Okay, I’ve started on the next Penny Royal book and, unusually, I’ve remembered to record when I’ve started writing a book. This means that when someone asks me that old favourite in interviews, ‘How long does it take you to write a book?’ I’ll actually be able to give an answer that’s better than a guess. I slid into the writing easily, quickly polishing off my first 2,000 words (in fact I did them in about 3 hours) and have plenty of ideas of where to head. However, I must watch my tendency towards character proliferation. Perhaps I’ll start killing a few of them off...

Saturday 21st July
A group of Norwegians is staying in the rooms above Revans. One of the women I recognize because it was she who last year announced that something terrible had happened in Norway. This was of course Anders Breivik’s killing spree. And now, in America, we have had another shooting. The frequent response I find to this sort of thing is, ‘The world is going mad,’ but no, not really. This sort of shit has been going on since the first human picked up a rock and thought it might come in handy for breaking a skull. What we really should be amazed about, with our population now over 7 billion, is the infrequency of such events. Oh, and by the way, I guarantee that by the time I post this on my blog someone will have claimed that this is all due to violent films like Batman, which of course ignores the short history of film and the rather longer history of human violence.

Sunday 22nd July
It was our anniversary yesterday and some surprises were in store. We went to a shop (owned by the same people who own Revan’s bar) so Caroline could satisfy her shoe and bag habit on this special day. While we were there the daughter, Nicky, came out with a marble chessboard and cast pieces which I thought she was going to try and sell to us. It turns out this was a gift for our anniversary from her family. Next we went to the Gabbiano for a meal and as usual ordered white wine. What turned up was a bottle of expensive Champagne bought for us by Chris, our English neighbour up here.

A very enjoyable meal ensued only slightly marred by the spectacle of some anti-smokers getting silly. They came in demanding a non-smoking area in a restaurant open on all sides with a breeze blowing through. Marco showed them to a table, doubtless on the basis that they didn’t have to smoke there. After seeing someone smoking two tables away from them they got up and stormed out. I had to laugh. They must have taken a wrong turning on their way to California. This is Eastern Crete where the denormalization process and lying propaganda of groups like ASH hasn’t yet got a grip. Their chance of finding a restaurant with a non-smoking area (anywhere but in a stuffy back room) was remote to non-existent. It’s also the case that restaurant owners here can’t afford to turn anyone away, and are less likely to miss the belligerent anti-smokers than the more common smokers who, incidentally, tend to drink more and are less likely to whine.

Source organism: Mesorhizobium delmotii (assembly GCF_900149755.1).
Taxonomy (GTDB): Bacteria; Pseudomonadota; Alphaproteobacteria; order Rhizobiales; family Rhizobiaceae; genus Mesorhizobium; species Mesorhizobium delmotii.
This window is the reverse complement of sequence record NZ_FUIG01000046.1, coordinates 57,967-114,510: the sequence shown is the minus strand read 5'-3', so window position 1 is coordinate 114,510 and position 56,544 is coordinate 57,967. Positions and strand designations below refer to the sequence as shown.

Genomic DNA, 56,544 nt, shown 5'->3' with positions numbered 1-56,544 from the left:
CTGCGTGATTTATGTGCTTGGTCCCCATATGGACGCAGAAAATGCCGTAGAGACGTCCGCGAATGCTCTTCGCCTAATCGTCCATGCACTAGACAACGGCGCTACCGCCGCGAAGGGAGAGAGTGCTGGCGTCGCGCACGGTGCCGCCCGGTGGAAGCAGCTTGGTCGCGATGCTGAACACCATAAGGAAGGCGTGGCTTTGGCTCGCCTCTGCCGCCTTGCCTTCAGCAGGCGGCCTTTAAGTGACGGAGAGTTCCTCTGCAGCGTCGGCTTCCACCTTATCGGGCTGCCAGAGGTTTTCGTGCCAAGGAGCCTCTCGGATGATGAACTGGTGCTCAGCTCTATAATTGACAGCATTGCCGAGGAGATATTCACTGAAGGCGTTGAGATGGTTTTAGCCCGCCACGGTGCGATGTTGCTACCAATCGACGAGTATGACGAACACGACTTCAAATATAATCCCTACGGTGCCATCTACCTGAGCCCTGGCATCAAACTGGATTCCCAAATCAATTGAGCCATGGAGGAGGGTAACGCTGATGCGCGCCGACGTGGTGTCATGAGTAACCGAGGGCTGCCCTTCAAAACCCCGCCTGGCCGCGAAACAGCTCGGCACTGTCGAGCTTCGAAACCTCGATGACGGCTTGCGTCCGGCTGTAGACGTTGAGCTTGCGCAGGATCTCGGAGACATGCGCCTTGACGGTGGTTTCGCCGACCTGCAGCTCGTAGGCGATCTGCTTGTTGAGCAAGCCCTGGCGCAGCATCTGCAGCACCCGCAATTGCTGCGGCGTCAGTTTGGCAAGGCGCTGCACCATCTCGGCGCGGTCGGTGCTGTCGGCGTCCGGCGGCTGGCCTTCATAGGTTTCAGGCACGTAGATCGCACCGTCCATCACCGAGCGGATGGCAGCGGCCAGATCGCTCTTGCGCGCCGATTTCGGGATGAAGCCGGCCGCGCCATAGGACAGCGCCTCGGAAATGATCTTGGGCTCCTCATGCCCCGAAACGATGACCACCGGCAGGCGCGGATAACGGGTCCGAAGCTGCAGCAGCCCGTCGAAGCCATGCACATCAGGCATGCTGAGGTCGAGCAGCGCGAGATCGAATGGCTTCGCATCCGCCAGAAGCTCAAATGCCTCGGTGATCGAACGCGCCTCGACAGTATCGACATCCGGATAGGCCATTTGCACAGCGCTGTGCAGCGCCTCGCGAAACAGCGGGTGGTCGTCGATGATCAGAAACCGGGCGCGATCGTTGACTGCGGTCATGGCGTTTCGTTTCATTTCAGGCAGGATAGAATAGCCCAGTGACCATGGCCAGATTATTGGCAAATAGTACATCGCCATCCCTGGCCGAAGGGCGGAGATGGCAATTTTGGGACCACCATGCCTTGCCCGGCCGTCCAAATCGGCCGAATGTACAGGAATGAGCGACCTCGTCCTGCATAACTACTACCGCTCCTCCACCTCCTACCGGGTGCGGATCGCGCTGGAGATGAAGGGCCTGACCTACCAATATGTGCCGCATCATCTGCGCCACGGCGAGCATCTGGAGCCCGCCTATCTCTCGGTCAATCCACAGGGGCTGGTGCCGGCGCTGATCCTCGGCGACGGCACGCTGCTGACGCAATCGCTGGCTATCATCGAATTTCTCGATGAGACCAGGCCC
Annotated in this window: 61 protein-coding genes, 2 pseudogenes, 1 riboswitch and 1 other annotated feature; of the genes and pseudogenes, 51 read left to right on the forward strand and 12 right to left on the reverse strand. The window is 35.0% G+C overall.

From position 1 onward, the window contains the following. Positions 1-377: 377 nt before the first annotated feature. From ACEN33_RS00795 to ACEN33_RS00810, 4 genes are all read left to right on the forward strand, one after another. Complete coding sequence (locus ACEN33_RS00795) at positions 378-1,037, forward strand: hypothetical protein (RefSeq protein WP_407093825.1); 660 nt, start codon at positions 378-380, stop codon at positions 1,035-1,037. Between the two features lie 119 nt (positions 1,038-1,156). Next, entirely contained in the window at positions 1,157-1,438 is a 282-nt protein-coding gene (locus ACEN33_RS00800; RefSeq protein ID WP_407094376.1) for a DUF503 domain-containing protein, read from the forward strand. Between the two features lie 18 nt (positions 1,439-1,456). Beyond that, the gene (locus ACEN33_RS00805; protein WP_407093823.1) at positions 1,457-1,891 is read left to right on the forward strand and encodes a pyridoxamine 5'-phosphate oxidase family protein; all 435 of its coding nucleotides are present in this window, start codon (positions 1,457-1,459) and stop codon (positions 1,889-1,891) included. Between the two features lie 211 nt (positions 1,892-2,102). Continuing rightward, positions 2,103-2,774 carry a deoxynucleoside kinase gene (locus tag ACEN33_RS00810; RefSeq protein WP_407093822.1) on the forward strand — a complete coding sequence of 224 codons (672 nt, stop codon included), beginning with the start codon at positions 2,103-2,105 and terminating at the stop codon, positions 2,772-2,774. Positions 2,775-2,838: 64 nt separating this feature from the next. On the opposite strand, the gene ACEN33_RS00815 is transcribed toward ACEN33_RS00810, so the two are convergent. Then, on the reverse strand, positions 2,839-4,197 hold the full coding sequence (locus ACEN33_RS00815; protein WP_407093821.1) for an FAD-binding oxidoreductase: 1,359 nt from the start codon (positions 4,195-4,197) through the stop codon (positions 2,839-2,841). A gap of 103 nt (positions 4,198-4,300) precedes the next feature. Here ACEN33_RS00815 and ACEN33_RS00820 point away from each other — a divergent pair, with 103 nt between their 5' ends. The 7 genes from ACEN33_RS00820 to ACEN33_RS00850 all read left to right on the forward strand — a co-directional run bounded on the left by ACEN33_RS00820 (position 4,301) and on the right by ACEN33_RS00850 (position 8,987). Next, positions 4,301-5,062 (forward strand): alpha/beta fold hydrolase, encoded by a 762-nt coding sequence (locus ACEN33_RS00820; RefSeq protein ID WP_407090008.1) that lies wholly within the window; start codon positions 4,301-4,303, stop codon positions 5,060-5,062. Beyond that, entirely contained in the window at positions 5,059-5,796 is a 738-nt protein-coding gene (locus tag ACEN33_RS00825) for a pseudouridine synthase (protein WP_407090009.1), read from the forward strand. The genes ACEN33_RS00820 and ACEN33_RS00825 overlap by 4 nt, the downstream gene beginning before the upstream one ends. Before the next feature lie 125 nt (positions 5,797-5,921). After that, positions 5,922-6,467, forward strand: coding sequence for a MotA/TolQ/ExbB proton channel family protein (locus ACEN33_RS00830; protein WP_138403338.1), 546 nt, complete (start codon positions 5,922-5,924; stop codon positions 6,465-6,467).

Monday 23rd July
Oh please spare me from the Greek families descending on sun beds ‘free for customers’ and marking out their territory with half-drunk frappes bought elsewhere; from the young men hogging an area of seafront and displaying like cockerels with bats and ball to their current squeezes preening nearby; from the fat brattish boys; from the mothers being dragged about by invisible umbilical cords connected to their little darlings; and from their bloated husbands who think they’re Mr Universe fresh from a weight-training session. Yup, it’s Greek holiday time. But at least they do enjoy the beach and the sea, which is in complete contrast to many English abroad who don’t like the sea, find the beach too hot, and spend their time sitting inside a bar getting completely pissed.

Tuesday 24th July
I’m steaming along into the next Penny Royal book and as ever constantly surprised that I can just sit down and write my 2,000 words without too much trouble. In fact, on the last couple of occasions, I polished them off in about two hours. Perhaps it’s time for me to shift into another gear and aim for 2,500 or 3,000 a day? No, because today I’ve only managed 1,500 words and am pondering a loose plot thread that might have to be extracted all the way back through the previous book...

Tuesday, July 17, 2012

German Sale

I've just been informed by Jon Mitchel at Macmillan (senior rights manager) that the publisher Lubbe in Germany have bought The Technician and The Departure. Excellent stuff! In fact I was wondering only a little while ago what the SOP with Germany was. Anyway they haven’t set publication dates yet but apparently it’s likely they’ll bring out The Technician either next autumn or spring 2014, with The Departure following a year later.

Getting Hotter!

Thursday 12th July

Okay, I’m back on track after seeing the inside of far too many shops in Agios Nicholas and drinking far too much Metaxa. Yesterday, when we got back to the house, the wind had ceased and the temperature had ramped up. Now it’s bloody windy again, and hot: 28C inside and outside the house. I’ve just caught up in my journal, replied to some emails, done an interview for a site called We Love This Book and will soon delve into that Tuppence short story.